This guide is a part of the ETF, ILO and Cedefop series of guides on skills anticipation and matching. All the guides follow a common structure, although they vary in level of detail, technical content and case studies. The ETF, Cedefop and the ILO worked closely together to develop the guides, usually with one agency/ organisation taking the lead and the others providing inputs, case studies, comments and reviews. All guides have undergone extensive validation and peer review; they were also discussed in detail in international expert seminars in which academic representatives, anticipation and matching experts, and potential end‑users from across the world provided comments and feedback on content and usability. Experts and staff of the three organisations also peer reviewed the guides before their publication.
Better understanding, and more efficient use, of LMI are among potential preventive measures to reduce the risks of skills mismatch. The aim of this publication is to provide guidance through labour market monitoring and analysis of supply and demand as follows: formulation of aims of the analysis, data audit, capacity building, performance of analysis, and dissemination and use of LMI in the context of better matching.
This guide describes relevant methods, approaches and components for interpretation of LMI as well as the conditions and the operations of the labour market. It includes various measures, recent and projected trends, and restrictions and challenges to be considered in analysing LMI.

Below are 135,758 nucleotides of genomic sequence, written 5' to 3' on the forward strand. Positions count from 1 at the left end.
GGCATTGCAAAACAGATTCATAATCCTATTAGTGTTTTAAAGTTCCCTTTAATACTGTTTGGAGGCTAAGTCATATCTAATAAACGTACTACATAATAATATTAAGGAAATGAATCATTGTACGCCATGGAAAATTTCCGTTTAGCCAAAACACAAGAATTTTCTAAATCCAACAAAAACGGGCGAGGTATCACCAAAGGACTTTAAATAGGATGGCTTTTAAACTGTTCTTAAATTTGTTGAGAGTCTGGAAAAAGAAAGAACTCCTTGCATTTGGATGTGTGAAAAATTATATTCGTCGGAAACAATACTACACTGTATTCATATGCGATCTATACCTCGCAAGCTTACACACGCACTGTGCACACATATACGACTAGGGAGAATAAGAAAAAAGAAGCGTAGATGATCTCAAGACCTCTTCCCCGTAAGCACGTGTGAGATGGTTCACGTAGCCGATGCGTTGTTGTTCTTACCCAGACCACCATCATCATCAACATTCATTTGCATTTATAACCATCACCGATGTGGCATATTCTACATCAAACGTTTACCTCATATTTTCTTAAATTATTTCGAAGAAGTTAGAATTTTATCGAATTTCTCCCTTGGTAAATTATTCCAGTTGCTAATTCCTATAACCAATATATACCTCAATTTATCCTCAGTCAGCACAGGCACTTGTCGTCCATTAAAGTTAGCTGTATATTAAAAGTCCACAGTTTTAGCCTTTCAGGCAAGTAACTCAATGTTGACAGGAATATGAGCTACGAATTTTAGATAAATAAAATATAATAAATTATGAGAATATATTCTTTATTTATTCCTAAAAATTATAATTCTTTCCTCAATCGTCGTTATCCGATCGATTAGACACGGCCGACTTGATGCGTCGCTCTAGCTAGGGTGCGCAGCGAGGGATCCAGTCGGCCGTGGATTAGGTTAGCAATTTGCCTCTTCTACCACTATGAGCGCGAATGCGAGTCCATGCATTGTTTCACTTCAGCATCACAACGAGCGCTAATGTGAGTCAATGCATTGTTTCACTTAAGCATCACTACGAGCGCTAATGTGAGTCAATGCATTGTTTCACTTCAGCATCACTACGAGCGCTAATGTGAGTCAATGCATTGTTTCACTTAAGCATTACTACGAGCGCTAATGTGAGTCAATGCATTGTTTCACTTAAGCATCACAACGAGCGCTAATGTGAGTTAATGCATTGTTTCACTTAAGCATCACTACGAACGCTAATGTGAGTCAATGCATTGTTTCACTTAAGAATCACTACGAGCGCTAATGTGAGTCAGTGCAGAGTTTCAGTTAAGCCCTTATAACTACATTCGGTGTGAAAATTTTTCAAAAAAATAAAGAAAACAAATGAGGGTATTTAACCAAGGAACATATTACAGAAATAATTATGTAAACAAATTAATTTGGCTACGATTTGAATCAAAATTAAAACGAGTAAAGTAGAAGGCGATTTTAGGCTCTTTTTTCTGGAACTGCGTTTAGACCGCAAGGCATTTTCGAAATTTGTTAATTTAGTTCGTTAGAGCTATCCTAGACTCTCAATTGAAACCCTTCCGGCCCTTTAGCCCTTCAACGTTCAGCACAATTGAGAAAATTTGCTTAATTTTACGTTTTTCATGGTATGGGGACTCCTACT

As a part of the series of guides which focus on more specific topics and methods of skill needs identification and anticipation, this will mainly focus on how to exploit the data sources and tools available in the country, in particular through transforming them into labour market and education indicators. It also offers hints on how to improve data sources to make them more useful for informed decision making by individuals, companies and institutions in the labour market, including evidence‑based policy making. Detailed information on how to develop these information sources or how to use them in a context of specific institutions is the aim of other guides in the series; there are links to them where relevant.
This publication is a helpful introductory tool for everyone who wants to understand how LMI can be used for better anticipation and matching of skills demand and supply. It provides advice and recommendations for policy and decision‑makers on how to respond to market signals and how to react to early warning messages driven by LMI. Technical analysts and professionals can use this guide as a source of inspiration on how LMI systems can be further developed and used for policy analyses and interventions.